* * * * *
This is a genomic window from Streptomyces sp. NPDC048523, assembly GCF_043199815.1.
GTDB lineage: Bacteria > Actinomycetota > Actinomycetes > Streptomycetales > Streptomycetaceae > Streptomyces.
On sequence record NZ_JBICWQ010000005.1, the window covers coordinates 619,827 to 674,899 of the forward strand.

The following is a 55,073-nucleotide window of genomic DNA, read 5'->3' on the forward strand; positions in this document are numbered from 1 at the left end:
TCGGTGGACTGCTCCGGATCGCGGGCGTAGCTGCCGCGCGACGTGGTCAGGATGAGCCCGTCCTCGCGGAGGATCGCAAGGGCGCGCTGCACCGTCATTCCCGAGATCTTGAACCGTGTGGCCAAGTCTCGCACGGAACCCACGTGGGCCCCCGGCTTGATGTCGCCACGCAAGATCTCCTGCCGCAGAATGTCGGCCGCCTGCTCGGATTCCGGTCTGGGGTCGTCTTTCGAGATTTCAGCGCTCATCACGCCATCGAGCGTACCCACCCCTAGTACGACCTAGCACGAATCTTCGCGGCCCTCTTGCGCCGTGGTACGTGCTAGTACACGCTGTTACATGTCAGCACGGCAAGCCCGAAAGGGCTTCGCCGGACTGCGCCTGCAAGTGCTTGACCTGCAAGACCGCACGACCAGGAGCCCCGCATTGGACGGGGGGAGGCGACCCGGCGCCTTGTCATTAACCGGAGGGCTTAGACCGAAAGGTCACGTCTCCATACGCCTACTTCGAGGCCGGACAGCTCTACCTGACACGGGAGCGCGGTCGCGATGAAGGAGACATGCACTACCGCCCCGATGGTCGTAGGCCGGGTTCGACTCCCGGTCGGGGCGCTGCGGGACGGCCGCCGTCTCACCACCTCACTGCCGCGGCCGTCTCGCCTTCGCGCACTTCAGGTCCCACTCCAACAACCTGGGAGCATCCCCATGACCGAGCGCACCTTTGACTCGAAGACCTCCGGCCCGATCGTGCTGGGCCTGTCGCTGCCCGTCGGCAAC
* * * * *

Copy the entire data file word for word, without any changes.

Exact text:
This is a genomic window from Streptomyces sp. NPDC048523, assembly GCF_043199815.1.
GTDB lineage: Bacteria > Actinomycetota > Actinomycetes > Streptomycetales > Streptomycetaceae > Streptomyces.
On sequence record NZ_JBICWQ010000005.1, the window covers coordinates 619,827 to 674,899 of the forward strand.

The following is a 55,073-nucleotide window of genomic DNA, read 5'->3' on the forward strand; positions in this document are numbered from 1 at the left end:
TCGGTGGACTGCTCCGGATCGCGGGCGTAGCTGCCGCGCGACGTGGTCAGGATGAGCCCGTCCTCGCGGAGGATCGCAAGGGCGCGCTGCACCGTCATTCCCGAGATCTTGAACCGTGTGGCCAAGTCTCGCACGGAACCCACGTGGGCCCCCGGCTTGATGTCGCCACGCAAGATCTCCTGCCGCAGAATGTCGGCCGCCTGCTCGGATTCCGGTCTGGGGTCGTCTTTCGAGATTTCAGCGCTCATCACGCCATCGAGCGTACCCACCCCTAGTACGACCTAGCACGAATCTTCGCGGCCCTCTTGCGCCGTGGTACGTGCTAGTACACGCTGTTACATGTCAGCACGGCAAGCCCGAAAGGGCTTCGCCGGACTGCGCCTGCAAGTGCTTGACCTGCAAGACCGCACGACCAGGAGCCCCGCATTGGACGGGGGGAGGCGACCCGGCGCCTTGTCATTAACCGGAGGGCTTAGACCGAAAGGTCACGTCTCCATACGCCTACTTCGAGGCCGGACAGCTCTACCTGACACGGGAGCGCGGTCGCGATGAAGGAGACATGCACTACCGCCCCGATGGTCGTAGGCCGGGTTCGACTCCCGGTCGGGGCGCTGCGGGACGGCCGCCGTCTCACCACCTCACTGCCGCGGCCGTCTCGCCTTCGCGCACTTCAGGTCCCACTCCAACAACCTGGGAGCATCCCCATGACCGAGCGCACCTTTGACTCGAAGACCTCCGGCCCGATCGTGCTGGGCCTGTCGCTGCCCGTCGGCAAC